The joyful power of music
'Our highest business is our daily life' - John CageHe may have been a student of Zen Buddhist and a self-proclaimed anarchist. But the thinking behind John Cage's words applies across all faiths and philosophies. In Christian monastic orders the business of daily life is defined by the Opus Dei. These are the Holy Offices during which all the Psalms are sung in rotation in a never ending affirmation of faith. Music is central to the liturgy. Again John Cage is surprisingly in tune with the contemplative life. He was famously influenced by the Indian musician Gita Sarabhai whose definition of the purpose of music explains why singing is central to monastic worship:
'The purpose of music is to sober and quiet the mind, thus making it susceptible to divine influences.'Probably the most moving of the Divine Offices is Compline. This is the last of the daily cycle and it celebrates the completion of the day. Compline is sung in darkness, and ends joyfully with the singing of that most moving of Marian antiphons, the Salve Regina. As the reverberation from the final O clemens, O pia, O dulcis Virgo Maria dies away the monastic community is transported into the Great Silence, which will be broken by the bell calling the faithful to Matins the following morning.
Attending Compline is a life-affirming experience, whether as a guest of a monastic community or as a visitor. When travelling we always try to visit nearby monasteries, and a couple of weeks ago we were able to attend Compline at L'abbaye Notre-Dame de Belval near Arras in northern France. The visit was particularly poignant as next year this community of Trappist Cistercean nuns will leave the monastery that has been their home since 1893. Decreasing numbers of postulants means the ageing community cannot continue to live in their present large monastery.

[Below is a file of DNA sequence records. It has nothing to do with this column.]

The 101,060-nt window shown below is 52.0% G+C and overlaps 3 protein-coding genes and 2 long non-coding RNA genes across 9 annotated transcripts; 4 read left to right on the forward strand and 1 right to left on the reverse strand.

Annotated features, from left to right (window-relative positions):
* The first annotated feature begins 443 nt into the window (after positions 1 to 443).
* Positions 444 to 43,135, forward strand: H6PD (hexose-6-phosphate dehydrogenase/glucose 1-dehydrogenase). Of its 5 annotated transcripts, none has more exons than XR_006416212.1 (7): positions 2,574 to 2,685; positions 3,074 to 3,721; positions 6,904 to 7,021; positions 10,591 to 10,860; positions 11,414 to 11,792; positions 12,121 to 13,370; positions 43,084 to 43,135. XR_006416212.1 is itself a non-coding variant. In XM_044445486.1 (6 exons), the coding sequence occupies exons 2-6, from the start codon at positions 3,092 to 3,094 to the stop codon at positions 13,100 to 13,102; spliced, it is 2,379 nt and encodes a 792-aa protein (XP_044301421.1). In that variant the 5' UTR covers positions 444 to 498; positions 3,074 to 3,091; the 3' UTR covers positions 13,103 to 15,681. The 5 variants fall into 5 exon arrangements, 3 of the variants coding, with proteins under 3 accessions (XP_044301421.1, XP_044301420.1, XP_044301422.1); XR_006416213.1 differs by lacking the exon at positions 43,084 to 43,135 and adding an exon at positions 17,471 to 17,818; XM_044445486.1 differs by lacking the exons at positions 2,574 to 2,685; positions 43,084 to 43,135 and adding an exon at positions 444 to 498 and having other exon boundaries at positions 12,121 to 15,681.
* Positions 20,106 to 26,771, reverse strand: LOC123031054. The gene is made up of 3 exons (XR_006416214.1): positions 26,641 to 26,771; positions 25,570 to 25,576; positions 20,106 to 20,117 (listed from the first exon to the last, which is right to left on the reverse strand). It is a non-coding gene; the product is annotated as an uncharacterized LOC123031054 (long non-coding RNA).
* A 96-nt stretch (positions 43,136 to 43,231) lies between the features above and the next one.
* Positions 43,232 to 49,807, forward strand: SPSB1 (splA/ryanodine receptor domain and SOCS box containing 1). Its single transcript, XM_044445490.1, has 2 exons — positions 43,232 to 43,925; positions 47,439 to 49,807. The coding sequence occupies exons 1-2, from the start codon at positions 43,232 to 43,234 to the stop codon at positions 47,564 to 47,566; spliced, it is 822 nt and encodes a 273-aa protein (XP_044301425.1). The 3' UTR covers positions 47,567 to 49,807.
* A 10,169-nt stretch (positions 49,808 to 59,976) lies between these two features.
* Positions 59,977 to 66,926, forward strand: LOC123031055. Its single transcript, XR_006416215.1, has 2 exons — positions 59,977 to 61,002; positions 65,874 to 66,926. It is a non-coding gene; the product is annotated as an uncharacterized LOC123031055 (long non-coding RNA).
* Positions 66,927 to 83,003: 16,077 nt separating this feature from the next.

In 2010 the Sisters are moving 120 miles to L'Abbaye Notre-Dame d' Igny near Reims where they will also be joined by nuns from L'Abbaye Notre-Dame de la Grace Dieu from the Doubs region near the Swiss border. There will be around 70 Sisters in the combined community at Igny, and this number should make the continuation of their contemplative life possible. Accompanying this article are three photographs which show the nuns in their current monastery at Belval. The Abbey is famous for its cheese which can be seen being made in the photograph below. Harrods is among the famous stores that sell Belval cheese, and one of the varieties is flavoured with Trappist beer.
We drove to the rural monastery for Compline at 8.15pm on a dark and wet March Thursday evening. The visitors entrance to the monastery was in complete darkness, and in the Abbey Church we joined just two others in the congregation. The community at Belval has dwindled to just twelve ageing Sisters. Compline was sung in French in line with Vatican Two, and there was a judicous use of the organ to reinforce the voices. This is one occasion when I am not going to complain about the use of subtle amplification which allowed the fragile but beautiful singing of the twelve Sisters to fill the cavernous Abbey. As the concluding Salve Regina was intoned in the darkened church there was no doubt that Gita Sarabhai was right, and music does indeed makes us susceptible to divine influences.
As we walked through the darkness back to our car I felt that I had just witnessed something very special. The commitment of the Sisters to continue the celebration of the Divine Offices while handling the complex practicalities of relocation to a new monastery is quite remarkable. But equally as special is the role that music has played in maintaining the vigour of the community. If faith is the bricks from which the community at Belval is built, music is the mortar that cements it together. These words by the neurologist Oliver Sachs were written in 1985. But, oh, how they apply in 2009: